This crosswalk across from City Hall will be transformed into a rainbow crosswalk soon.

Rainbow crosswalk plan spurs new group

Local lesbian, gay, bisexual, transgender or questioning (LGBTQ) community support group formed in response to comments

A plan for a rainbow-coloured crosswalk to reflect the local lesbian, gay, bisexual, transgender or questioning (LGBTQ) community has spurred the formation of a new group.

When city council voted unanimously in July to repaint one of the city’s crosswalks in response to a letter by local resident Sarah Artis, the decision drew inflammatory remarks on social media.

On top of that, the city received five letters against the proposal.

One letter suggested the crosswalk might not be recognized as a crosswalk, creating a safety issue.

While the majority of online comments supported the venture, the backlash of those opposed led a local gay man, Devin Wall, and a local woman to host a meeting last week, attended by 32 people at Knox United Church.

“We had lesbians, we had gay people, we had transgender people, we had straight people, we had everybody,” said Wall, 27.

Questionnaires were filled out in the expectation of forming an official non-profit society.

Next up is establishing a membership, non-profit proposal and mission statement, said Wall.

“The main thing we want is to be able to provide a safe place for people and to provide education for people by being out in the community and being proactive,” he said.

According to Wall, the angry and discriminatory comments following council’s crosswalk decision came as a shock because he had never had a problem with discrimination growing up in Terrace.

It was a politicizing moment for him when he knew he had to do something.

“I grew up in Terrace and I have never had any issues with being gay bashed or anything else like that and I thought it was non-existent, until the issues came up with the crosswalk,” said Wall.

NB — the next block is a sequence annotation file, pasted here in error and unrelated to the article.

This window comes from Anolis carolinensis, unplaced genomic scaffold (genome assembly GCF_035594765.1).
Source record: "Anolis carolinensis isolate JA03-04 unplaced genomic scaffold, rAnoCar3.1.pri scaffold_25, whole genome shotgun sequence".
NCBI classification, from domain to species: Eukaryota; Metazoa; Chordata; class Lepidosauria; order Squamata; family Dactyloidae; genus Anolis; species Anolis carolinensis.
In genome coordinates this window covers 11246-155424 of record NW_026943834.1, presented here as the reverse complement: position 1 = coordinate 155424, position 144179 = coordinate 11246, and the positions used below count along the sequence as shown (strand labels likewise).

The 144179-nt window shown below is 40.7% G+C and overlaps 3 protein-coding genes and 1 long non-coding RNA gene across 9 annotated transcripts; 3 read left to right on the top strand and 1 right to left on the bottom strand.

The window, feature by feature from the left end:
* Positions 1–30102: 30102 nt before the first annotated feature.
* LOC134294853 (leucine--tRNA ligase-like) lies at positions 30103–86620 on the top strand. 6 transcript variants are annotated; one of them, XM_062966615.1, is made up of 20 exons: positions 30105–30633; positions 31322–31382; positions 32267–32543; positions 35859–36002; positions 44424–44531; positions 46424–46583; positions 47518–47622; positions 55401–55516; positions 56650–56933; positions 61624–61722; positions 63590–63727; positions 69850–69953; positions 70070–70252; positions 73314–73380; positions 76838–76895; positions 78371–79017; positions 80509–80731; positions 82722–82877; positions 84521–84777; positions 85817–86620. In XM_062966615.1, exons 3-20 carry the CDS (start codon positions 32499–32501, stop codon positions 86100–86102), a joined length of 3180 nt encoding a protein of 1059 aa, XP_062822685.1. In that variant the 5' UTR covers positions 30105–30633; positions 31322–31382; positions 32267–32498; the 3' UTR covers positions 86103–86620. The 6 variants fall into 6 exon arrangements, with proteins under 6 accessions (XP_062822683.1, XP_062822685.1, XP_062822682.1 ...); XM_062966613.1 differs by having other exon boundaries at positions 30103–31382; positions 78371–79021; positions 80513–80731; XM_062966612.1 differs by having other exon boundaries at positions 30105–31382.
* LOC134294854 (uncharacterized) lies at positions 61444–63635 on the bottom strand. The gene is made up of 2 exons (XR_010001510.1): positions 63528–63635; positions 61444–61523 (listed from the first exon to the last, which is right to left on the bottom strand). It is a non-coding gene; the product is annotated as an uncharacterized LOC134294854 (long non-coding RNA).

“I decided that we need to have some kind of a group that can be supportive and help create a more inclusive Terrace.”

Three of those who attended the meeting were city councillors and Wall says they seemed supportive of having a gay pride float in a future Riverboat Days parade.

In fact, according to Wall, even having a support group in Terrace is a first.

Wall also hopes to have the newly-formed group take an active role within the public school system.

“We want to put resources in the school for questioning youth, as well as resources for the parents,” he said.

“Their child may be going through something that they don’t understand and our parents don’t know how to deal with that,” Wall added.

Future plans also include having a barbecue to celebrate the crosswalk once it is painted in.

City officials have chosen to repaint the crosswalk which runs across Eby St. at the “T’ intersection in front of city hall.

It’s a task that will take place in October with other scheduled work and will cost an estimated $2,500.  It is going to have perpendicular stripes lined up in the direction that people cross.

The full name of the group is the Terrace LGBTQ and Gay Straight Alliance, and they plan to continue meeting monthly to build their presence.